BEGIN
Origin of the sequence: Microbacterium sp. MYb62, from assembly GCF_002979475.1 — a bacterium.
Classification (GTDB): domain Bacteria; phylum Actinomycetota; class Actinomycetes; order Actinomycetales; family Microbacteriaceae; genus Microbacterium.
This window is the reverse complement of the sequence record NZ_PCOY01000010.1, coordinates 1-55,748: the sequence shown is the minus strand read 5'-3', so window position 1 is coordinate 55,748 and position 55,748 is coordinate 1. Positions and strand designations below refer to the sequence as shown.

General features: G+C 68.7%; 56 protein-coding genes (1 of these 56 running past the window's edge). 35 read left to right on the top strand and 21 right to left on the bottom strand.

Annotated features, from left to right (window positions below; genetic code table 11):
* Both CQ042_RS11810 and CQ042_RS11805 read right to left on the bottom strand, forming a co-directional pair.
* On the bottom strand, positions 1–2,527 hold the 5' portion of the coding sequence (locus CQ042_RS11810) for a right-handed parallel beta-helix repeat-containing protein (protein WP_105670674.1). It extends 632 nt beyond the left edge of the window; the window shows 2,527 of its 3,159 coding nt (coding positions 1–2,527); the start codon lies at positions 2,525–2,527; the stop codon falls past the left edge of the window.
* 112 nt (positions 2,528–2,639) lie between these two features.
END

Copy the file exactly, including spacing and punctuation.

Origin of the sequence: Microbacterium sp. MYb62, from assembly GCF_002979475.1 — a bacterium.
Classification (GTDB): domain Bacteria; phylum Actinomycetota; class Actinomycetes; order Actinomycetales; family Microbacteriaceae; genus Microbacterium.
This window is the reverse complement of the sequence record NZ_PCOY01000010.1, coordinates 1-55,748: the sequence shown is the minus strand read 5'-3', so window position 1 is coordinate 55,748 and position 55,748 is coordinate 1. Positions and strand designations below refer to the sequence as shown.

General features: G+C 68.7%; 56 protein-coding genes (1 of these 56 running past the window's edge). 35 read left to right on the top strand and 21 right to left on the bottom strand.

Annotated features, from left to right (window positions below; genetic code table 11):
* Both CQ042_RS11810 and CQ042_RS11805 read right to left on the bottom strand, forming a co-directional pair.
* On the bottom strand, positions 1–2,527 hold the 5' portion of the coding sequence (locus CQ042_RS11810) for a right-handed parallel beta-helix repeat-containing protein (protein WP_105670674.1). It extends 632 nt beyond the left edge of the window; the window shows 2,527 of its 3,159 coding nt (coding positions 1–2,527); the start codon lies at positions 2,525–2,527; the stop codon falls past the left edge of the window.
* 112 nt (positions 2,528–2,639) lie between these two features.